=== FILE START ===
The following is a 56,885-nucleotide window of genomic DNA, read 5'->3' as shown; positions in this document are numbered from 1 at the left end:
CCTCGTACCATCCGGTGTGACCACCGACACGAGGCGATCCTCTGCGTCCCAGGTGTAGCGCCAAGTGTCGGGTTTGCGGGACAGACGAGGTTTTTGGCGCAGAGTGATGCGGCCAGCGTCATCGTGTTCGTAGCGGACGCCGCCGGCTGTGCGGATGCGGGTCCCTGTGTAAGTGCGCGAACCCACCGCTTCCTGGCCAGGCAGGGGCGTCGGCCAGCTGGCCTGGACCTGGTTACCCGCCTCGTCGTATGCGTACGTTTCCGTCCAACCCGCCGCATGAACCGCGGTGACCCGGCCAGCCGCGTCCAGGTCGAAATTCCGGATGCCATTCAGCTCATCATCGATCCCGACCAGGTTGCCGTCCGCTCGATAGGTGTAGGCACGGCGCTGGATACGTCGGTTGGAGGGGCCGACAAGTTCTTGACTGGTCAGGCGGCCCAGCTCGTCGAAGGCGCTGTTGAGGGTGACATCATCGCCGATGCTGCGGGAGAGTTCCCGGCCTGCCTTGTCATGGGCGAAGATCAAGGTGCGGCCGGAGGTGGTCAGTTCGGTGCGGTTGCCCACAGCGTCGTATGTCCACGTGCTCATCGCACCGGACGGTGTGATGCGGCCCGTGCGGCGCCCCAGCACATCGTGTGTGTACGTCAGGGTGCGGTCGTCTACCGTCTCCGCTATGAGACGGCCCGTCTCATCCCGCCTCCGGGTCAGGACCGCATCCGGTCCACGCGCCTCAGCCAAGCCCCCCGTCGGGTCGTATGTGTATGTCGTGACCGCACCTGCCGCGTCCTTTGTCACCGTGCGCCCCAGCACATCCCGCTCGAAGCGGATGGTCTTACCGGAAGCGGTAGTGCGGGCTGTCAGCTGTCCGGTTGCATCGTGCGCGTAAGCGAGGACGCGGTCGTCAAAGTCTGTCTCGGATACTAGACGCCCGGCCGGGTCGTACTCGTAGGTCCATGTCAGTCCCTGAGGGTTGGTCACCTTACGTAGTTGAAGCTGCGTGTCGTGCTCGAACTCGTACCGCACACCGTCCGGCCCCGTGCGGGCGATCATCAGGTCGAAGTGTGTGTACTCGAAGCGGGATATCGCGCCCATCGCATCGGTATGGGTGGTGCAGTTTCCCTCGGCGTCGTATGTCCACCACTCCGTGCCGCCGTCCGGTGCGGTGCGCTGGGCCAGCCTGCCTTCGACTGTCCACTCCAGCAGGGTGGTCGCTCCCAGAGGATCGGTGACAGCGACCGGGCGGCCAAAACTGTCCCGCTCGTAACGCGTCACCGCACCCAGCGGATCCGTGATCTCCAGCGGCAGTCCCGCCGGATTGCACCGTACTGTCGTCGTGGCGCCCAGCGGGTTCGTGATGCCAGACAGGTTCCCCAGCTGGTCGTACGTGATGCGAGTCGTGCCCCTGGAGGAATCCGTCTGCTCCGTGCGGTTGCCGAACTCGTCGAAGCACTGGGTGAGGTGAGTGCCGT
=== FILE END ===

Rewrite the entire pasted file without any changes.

The following is a 56,885-nucleotide window of genomic DNA, read 5'->3' as shown; positions in this document are numbered from 1 at the left end:
CCTCGTACCATCCGGTGTGACCACCGACACGAGGCGATCCTCTGCGTCCCAGGTGTAGCGCCAAGTGTCGGGTTTGCGGGACAGACGAGGTTTTTGGCGCAGAGTGATGCGGCCAGCGTCATCGTGTTCGTAGCGGACGCCGCCGGCTGTGCGGATGCGGGTCCCTGTGTAAGTGCGCGAACCCACCGCTTCCTGGCCAGGCAGGGGCGTCGGCCAGCTGGCCTGGACCTGGTTACCCGCCTCGTCGTATGCGTACGTTTCCGTCCAACCCGCCGCATGAACCGCGGTGACCCGGCCAGCCGCGTCCAGGTCGAAATTCCGGATGCCATTCAGCTCATCATCGATCCCGACCAGGTTGCCGTCCGCTCGATAGGTGTAGGCACGGCGCTGGATACGTCGGTTGGAGGGGCCGACAAGTTCTTGACTGGTCAGGCGGCCCAGCTCGTCGAAGGCGCTGTTGAGGGTGACATCATCGCCGATGCTGCGGGAGAGTTCCCGGCCTGCCTTGTCATGGGCGAAGATCAAGGTGCGGCCGGAGGTGGTCAGTTCGGTGCGGTTGCCCACAGCGTCGTATGTCCACGTGCTCATCGCACCGGACGGTGTGATGCGGCCCGTGCGGCGCCCCAGCACATCGTGTGTGTACGTCAGGGTGCGGTCGTCTACCGTCTCCGCTATGAGACGGCCCGTCTCATCCCGCCTCCGGGTCAGGACCGCATCCGGTCCACGCGCCTCAGCCAAGCCCCCCGTCGGGTCGTATGTGTATGTCGTGACCGCACCTGCCGCGTCCTTTGTCACCGTGCGCCCCAGCACATCCCGCTCGAAGCGGATGGTCTTACCGGAAGCGGTAGTGCGGGCTGTCAGCTGTCCGGTTGCATCGTGCGCGTAAGCGAGGACGCGGTCGTCAAAGTCTGTCTCGGATACTAGACGCCCGGCCGGGTCGTACTCGTAGGTCCATGTCAGTCCCTGAGGGTTGGTCACCTTACGTAGTTGAAGCTGCGTGTCGTGCTCGAACTCGTACCGCACACCGTCCGGCCCCGTGCGGGCGATCATCAGGTCGAAGTGTGTGTACTCGAAGCGGGATATCGCGCCCATCGCATCGGTATGGGTGGTGCAGTTTCCCTCGGCGTCGTATGTCCACCACTCCGTGCCGCCGTCCGGTGCGGTGCGCTGGGCCAGCCTGCCTTCGACTGTCCACTCCAGCAGGGTGGTCGCTCCCAGAGGATCGGTGACAGCGACCGGGCGGCCAAAACTGTCCCGCTCGTAACGCGTCACCGCACCCAGCGGATCCGTGATCTCCAGCGGCAGTCCCGCCGGATTGCACCGTACTGTCGTCGTGGCGCCCAGCGGGTTCGTGATGCCAGACAGGTTCCCCAGCTGGTCGTACGTGATGCGAGTCGTGCCCCTGGAGGAATCCGTCTGCTCCGTGCGGTTGCCGAACTCGTCGAAGCACTGGGTGAGGTGAGTGCCGT